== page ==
Electoral Commissioner Phillip Green. Photo: Graham Tidy
Two industry lobby groups face fines from electoral authorities after breaking political funding laws in last year's territory election.
The Law Society of the ACT, battling against changes to the territory's third party insurance scheme, and the Australian Home Heating Association, fighting restrictions on wood fire heaters, both breached the $60,000 spending cap, by $600 and $700.
ACT electoral commissioner Phillip Green told a Legislative Assembly committee on Wednesday that each group could be fined for twice the amount of the breach.
The Assembly passed amendments to the electoral act before last October's election that put caps on donations and spending during the election period.
Mr Green told the standing committee on justice and community safety that the commission was not aware of any spending breaches by registered political parties.
But there were indications that two third-party campaigners "may have breached the expenditure cap during the election period".
Disclosure statements on the Elections ACT website show that the Law Society exceeded the $60,000 cap by $604 and the Home Heating Association by $776.
"Under the law, they're liable to a debt to the territory for twice the amount of the breach," Mr Green said. "We're taking legal advice at the moment as to the best way of recovering that debt.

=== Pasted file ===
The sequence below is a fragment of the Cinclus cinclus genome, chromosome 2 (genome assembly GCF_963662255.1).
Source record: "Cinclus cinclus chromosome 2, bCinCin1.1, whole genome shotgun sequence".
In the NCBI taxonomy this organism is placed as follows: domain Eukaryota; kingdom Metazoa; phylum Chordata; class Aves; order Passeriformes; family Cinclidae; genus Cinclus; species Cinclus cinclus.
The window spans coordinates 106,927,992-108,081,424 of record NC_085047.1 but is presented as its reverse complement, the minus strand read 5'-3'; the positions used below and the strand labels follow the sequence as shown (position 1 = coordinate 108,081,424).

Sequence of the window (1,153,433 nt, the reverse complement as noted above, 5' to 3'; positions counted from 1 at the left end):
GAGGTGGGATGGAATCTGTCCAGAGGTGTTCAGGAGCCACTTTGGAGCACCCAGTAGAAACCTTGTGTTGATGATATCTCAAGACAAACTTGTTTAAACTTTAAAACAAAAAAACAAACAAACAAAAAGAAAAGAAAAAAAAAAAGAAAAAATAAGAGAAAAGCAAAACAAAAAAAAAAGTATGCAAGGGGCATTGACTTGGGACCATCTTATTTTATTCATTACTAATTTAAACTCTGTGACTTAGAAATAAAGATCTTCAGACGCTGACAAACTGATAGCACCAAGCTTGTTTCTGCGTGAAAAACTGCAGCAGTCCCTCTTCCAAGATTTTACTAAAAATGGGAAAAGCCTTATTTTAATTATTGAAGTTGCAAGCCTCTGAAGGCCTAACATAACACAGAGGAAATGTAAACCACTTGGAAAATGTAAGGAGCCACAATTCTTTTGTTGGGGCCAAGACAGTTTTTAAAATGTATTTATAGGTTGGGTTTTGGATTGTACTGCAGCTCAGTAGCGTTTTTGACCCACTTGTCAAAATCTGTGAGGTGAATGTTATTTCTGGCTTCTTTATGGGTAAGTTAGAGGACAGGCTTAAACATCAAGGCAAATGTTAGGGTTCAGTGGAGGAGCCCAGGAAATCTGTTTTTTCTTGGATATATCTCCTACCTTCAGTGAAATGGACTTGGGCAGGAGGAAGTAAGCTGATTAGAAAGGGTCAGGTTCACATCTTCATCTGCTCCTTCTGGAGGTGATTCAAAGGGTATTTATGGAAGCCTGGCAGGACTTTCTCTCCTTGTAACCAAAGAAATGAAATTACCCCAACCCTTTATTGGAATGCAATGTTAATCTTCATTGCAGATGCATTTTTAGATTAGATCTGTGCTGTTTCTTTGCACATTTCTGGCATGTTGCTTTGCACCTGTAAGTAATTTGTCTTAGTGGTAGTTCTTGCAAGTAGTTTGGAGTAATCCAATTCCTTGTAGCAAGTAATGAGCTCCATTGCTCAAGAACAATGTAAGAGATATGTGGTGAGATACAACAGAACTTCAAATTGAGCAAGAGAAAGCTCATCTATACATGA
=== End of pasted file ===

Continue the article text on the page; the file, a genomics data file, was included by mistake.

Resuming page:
"It's not a criminal matter, it's a debt to the territory. That's something we're still working through.
"There are two third-party campaigners we're probably going to have to be recovering debts from."
Mr Green said parties had also had difficulty complying with new disclosure rules requiring them to notify the electoral commission of donations and gifts within seven days of receiving them.
"It's probably no secret that various parties and others had difficulty complying with the seven-day requirement to disclose gifts received," he said. "That's something we'll work through with the parties to increase compliance.
"As far as I'm aware all of the donations received before the election were disclosed and posted before polling day.
"That policy objective, of getting that information out to voters before polling, was achieved.
"We didn't consider that there were any deliberate evasions of the law in respect to those returns."
The amendments also imposed limits on personal gifts for use in election campaigns of $10,000 per donor per financial year and brought forward deadlines for submissions of annual and election disclosure returns.
Mr Green said the additional workload for the commission as a result of the changes had been ''substantial''.